- About Us
Another cell tower proposed on ICW
Another cell tower is to be added to the Island cellular communication network.
If approved, a 100-foot-tall cellphone pole will join more than 20 wireless installations that have sprouted on the Island over the last few years.
But what is required to build poles over 70 feet on Island Crest Way is in dispute.
The city is expected to issue a code interpretation regarding its wireless communication ordinance after a local cellphone service provider exposed ambiguity in the city’s code.
Development Services Director Steve Lancaster will have to decide whether or not the city code allows new wireless facility poles along the Island Crest Way corridor to extend up to 110 feet without combining nearby facilities if a new pole is constructed with space for future facilities.
Under the city’s wireless communications ordinance regarding poles on the Island Crest Way corridor, cell towers up to 70 feet tall may replace existing utility poles. The sections of Island Crest where poles are allowed within the right-of-way boundary are from S.E. 40th Street to S.E. 53rd Place and from S.E. 63rd to 68th. Collocated poles, those combined with other wireless providers, may be erected as high as 110 feet.
Last month, T-Mobile representatives shared their plans with the Design Commission to replace a utility pole at 4646 Island Crest Way with a 98-foot monopole equipped with three antennas and a nearby underground utility box. The plans do not include any immediate collocation, or combining, of wireless facilities. Instead, T-Mobile plans to erect a pole fit to add other service providers’ equipment in the future.
The city recently approved the environmental impact review of the pole and the Design Commission is now awaiting Lancaster’s interpretation of the apparently conflicting city code.
Bryan Caditz, the chair of the Design Commission, said the question was whether or not the code required immediate collocation or if leaving it for future collocation was adequate. T-Mobile, the applicant, is requesting the height increase in exchange for leaving space on the pole for future collocation.
Caditz said the language of the ordinance seems to require present combination of wireless services for the height extension but the purpose of the regulation is to promote collocation, or reduce the number of poles in the area. If the new pole is suitable and it is very likely services will be combined in the future, then it seems to serve the intent of the code to permit it, Caditz said.
City Attorney Bob Sterbank said the ambiguity in the code lies in a reference to a subsection.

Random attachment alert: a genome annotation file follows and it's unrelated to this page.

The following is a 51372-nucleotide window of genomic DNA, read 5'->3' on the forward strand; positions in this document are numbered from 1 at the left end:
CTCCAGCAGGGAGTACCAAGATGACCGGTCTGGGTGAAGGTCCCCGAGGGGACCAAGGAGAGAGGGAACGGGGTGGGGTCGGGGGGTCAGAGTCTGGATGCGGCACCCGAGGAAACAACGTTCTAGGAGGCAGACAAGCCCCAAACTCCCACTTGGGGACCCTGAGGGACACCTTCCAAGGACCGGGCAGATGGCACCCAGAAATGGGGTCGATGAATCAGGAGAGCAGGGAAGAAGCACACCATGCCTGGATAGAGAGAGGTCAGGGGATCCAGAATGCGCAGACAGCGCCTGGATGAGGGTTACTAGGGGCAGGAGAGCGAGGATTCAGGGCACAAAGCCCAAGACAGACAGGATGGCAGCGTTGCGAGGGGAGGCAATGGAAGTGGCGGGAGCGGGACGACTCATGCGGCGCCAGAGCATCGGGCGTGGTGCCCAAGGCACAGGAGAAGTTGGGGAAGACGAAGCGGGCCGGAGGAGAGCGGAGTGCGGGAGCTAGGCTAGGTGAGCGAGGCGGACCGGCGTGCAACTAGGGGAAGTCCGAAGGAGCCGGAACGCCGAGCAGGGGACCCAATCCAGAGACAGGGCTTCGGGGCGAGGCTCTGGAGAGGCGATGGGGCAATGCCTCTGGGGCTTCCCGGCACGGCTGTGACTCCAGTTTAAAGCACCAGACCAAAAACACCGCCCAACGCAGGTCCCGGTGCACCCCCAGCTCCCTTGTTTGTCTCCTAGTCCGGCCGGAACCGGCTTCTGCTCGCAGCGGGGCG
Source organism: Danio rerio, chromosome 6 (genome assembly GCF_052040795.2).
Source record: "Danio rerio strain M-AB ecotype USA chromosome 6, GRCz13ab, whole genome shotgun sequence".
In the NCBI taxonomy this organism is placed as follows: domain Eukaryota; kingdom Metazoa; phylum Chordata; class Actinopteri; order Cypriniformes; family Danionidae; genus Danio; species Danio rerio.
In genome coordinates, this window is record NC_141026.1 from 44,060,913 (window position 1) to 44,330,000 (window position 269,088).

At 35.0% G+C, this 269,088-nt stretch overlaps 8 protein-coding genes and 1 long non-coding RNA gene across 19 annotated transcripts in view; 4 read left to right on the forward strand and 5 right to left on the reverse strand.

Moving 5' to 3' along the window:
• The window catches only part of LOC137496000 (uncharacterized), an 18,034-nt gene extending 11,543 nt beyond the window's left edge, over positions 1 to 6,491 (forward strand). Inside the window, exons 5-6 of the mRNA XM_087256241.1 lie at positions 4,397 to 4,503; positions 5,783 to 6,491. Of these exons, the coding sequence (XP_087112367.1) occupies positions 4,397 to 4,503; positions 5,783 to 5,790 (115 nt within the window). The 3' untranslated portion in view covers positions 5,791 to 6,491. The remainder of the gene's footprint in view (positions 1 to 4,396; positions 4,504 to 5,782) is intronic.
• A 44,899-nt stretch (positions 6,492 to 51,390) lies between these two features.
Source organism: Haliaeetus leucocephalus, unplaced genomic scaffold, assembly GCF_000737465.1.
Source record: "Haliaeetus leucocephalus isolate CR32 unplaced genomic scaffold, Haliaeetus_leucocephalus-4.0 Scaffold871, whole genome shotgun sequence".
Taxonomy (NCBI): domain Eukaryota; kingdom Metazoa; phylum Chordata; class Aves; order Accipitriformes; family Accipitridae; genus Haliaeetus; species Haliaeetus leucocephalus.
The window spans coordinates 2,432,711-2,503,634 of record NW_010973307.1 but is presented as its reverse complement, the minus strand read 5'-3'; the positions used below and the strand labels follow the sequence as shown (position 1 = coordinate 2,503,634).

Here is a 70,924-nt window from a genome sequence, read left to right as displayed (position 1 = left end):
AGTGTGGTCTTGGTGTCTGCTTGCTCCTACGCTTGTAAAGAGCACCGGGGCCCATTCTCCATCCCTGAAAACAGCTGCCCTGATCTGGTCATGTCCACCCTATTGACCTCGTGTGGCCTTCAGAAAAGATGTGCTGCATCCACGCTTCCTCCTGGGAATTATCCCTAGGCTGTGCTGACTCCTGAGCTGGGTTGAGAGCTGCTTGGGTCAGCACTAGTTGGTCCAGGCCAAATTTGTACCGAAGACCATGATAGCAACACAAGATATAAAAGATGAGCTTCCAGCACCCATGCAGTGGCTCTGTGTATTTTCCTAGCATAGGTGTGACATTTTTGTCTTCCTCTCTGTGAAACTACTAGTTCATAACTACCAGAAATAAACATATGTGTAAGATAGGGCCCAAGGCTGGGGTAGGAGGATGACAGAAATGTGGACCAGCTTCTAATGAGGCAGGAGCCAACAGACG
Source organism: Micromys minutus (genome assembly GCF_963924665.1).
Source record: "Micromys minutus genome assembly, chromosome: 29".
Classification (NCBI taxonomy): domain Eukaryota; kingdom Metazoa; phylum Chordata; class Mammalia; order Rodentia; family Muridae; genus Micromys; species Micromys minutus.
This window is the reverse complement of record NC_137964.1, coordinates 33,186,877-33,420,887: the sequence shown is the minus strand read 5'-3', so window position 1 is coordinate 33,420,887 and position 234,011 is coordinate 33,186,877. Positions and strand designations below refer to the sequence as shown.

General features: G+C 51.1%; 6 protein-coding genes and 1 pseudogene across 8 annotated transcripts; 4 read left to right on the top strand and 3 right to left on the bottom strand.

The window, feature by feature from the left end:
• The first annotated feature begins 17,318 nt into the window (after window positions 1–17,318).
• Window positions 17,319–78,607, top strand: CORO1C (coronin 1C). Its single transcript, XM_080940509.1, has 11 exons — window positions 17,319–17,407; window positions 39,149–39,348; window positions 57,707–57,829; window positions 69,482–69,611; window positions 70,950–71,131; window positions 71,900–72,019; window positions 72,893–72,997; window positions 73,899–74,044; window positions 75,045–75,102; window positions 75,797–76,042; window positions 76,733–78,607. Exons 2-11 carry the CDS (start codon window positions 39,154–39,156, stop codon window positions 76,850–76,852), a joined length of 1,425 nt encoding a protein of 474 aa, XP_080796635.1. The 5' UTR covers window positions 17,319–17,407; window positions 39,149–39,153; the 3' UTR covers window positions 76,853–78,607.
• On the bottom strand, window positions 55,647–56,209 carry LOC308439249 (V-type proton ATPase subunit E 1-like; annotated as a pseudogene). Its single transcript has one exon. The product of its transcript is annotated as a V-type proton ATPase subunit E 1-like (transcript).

“The WCF (wireless communication facility) must not project over the height of the pole, but a pole with a height of up to 70 feet may replace an existing pole or a pole with a height of up to 110 feet may replace an existing pole if the WCF is being collocated with another WCF consistent with subsection F of this section,” the code reads.
The subsection in which the code is referring to encourages wireless facility sharing, and that is the root of the ambiguity, according to Sterbank.
“The city also encourages WCF applicants to construct and site facilities with a view toward sharing sites and structures with other utilities, and accommodating the future collocation of other future WCFs,” reads subsection F.
Since the Design Commission was unable to make a determination of the code, it tabled the request until Lancaster issues his interpretation.
There are currently 21 wireless facility locations on the Island, with slightly more than half along the Island Crest corridor. In all, the regions six major cellular service providers operate off the 21 facilities. There are about six current collocated facilities, with 26 providers using the 21 facilities. Just a few feet south of the proposed monopole on Island Crest Way is another utility pole equipped with cell phone technology for AT&T.
Councilmember Dan Grausz, the Council’s liaison for the Design Commission, brought the pending code interpretation to the attention of his fellow Councilmembers at the Council’s Oct. 15 meeting. At the end of that meeting, the mayor asked city staff to return with Lancaster’s decision. Mayor Bryan Cairns said the issue of utility poles or cell towers has been important and controversial in the past, so the Council would like to know of the interpretation.
According to city planner George Steirer, the interpretation could be made as early as this week. The application would then come before the Design Commission. Steirer said that meeting may take place later this month, depending on when Lancaster reaches his decision. Steirer also said there were two residents that spoke at the Design Commission hearing and four letters submitted to the city.
In the past, residents contested and sued over cell phone towers and monopoles. In the fall of 2001, a 133-foot pole was erected near the South end fire station at the Puget Sound Energy substation for Qwest Communications after a three-year legal fight. The applicant contested the Planning Commission’s denial of the variance request — it did approve a 70-foot pole— and the City Council overturned the decision. Then the state court of appeals upheld the Council’s decision to allow the monopole.